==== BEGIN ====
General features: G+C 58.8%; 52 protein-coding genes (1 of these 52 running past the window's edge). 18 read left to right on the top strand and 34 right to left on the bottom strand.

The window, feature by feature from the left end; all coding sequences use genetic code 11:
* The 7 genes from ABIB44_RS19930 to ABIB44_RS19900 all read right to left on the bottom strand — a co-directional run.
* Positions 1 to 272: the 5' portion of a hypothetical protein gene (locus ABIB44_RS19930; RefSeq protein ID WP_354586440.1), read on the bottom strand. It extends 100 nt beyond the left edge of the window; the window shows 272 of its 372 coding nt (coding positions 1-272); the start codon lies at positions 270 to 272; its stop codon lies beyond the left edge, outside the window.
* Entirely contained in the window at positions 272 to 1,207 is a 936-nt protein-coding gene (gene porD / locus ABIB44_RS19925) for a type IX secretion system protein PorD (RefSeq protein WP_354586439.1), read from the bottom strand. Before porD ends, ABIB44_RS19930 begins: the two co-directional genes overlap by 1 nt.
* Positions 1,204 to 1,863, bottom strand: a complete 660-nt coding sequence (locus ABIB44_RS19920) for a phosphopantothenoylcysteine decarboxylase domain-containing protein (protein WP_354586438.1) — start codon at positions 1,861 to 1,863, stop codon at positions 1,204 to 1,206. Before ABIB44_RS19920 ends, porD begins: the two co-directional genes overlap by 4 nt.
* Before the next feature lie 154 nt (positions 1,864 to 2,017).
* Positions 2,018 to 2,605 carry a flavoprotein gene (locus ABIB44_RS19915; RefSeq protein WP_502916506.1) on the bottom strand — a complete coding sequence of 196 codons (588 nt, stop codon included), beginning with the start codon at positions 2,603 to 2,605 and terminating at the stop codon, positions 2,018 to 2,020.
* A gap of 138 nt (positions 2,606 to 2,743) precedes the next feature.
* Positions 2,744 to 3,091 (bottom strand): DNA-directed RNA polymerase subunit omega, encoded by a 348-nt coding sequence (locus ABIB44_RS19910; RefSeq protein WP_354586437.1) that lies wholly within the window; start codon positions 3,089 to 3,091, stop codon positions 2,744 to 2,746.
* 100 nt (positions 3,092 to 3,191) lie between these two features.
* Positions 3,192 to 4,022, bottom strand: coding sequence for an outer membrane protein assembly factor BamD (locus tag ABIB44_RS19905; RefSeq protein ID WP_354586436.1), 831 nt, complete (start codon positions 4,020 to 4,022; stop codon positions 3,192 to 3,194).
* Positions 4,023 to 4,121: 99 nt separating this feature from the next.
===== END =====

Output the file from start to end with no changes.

General features: G+C 58.8%; 52 protein-coding genes (1 of these 52 running past the window's edge). 18 read left to right on the top strand and 34 right to left on the bottom strand.

The window, feature by feature from the left end; all coding sequences use genetic code 11:
* The 7 genes from ABIB44_RS19930 to ABIB44_RS19900 all read right to left on the bottom strand — a co-directional run.
* Positions 1 to 272: the 5' portion of a hypothetical protein gene (locus ABIB44_RS19930; RefSeq protein ID WP_354586440.1), read on the bottom strand. It extends 100 nt beyond the left edge of the window; the window shows 272 of its 372 coding nt (coding positions 1-272); the start codon lies at positions 270 to 272; its stop codon lies beyond the left edge, outside the window.
* Entirely contained in the window at positions 272 to 1,207 is a 936-nt protein-coding gene (gene porD / locus ABIB44_RS19925) for a type IX secretion system protein PorD (RefSeq protein WP_354586439.1), read from the bottom strand. Before porD ends, ABIB44_RS19930 begins: the two co-directional genes overlap by 1 nt.
* Positions 1,204 to 1,863, bottom strand: a complete 660-nt coding sequence (locus ABIB44_RS19920) for a phosphopantothenoylcysteine decarboxylase domain-containing protein (protein WP_354586438.1) — start codon at positions 1,861 to 1,863, stop codon at positions 1,204 to 1,206. Before ABIB44_RS19920 ends, porD begins: the two co-directional genes overlap by 4 nt.
* Before the next feature lie 154 nt (positions 1,864 to 2,017).
* Positions 2,018 to 2,605 carry a flavoprotein gene (locus ABIB44_RS19915; RefSeq protein WP_502916506.1) on the bottom strand — a complete coding sequence of 196 codons (588 nt, stop codon included), beginning with the start codon at positions 2,603 to 2,605 and terminating at the stop codon, positions 2,018 to 2,020.
* A gap of 138 nt (positions 2,606 to 2,743) precedes the next feature.
* Positions 2,744 to 3,091 (bottom strand): DNA-directed RNA polymerase subunit omega, encoded by a 348-nt coding sequence (locus ABIB44_RS19910; RefSeq protein WP_354586437.1) that lies wholly within the window; start codon positions 3,089 to 3,091, stop codon positions 2,744 to 2,746.
* 100 nt (positions 3,092 to 3,191) lie between these two features.
* Positions 3,192 to 4,022, bottom strand: coding sequence for an outer membrane protein assembly factor BamD (locus tag ABIB44_RS19905; RefSeq protein ID WP_354586436.1), 831 nt, complete (start codon positions 4,020 to 4,022; stop codon positions 3,192 to 3,194).
* Positions 4,023 to 4,121: 99 nt separating this feature from the next.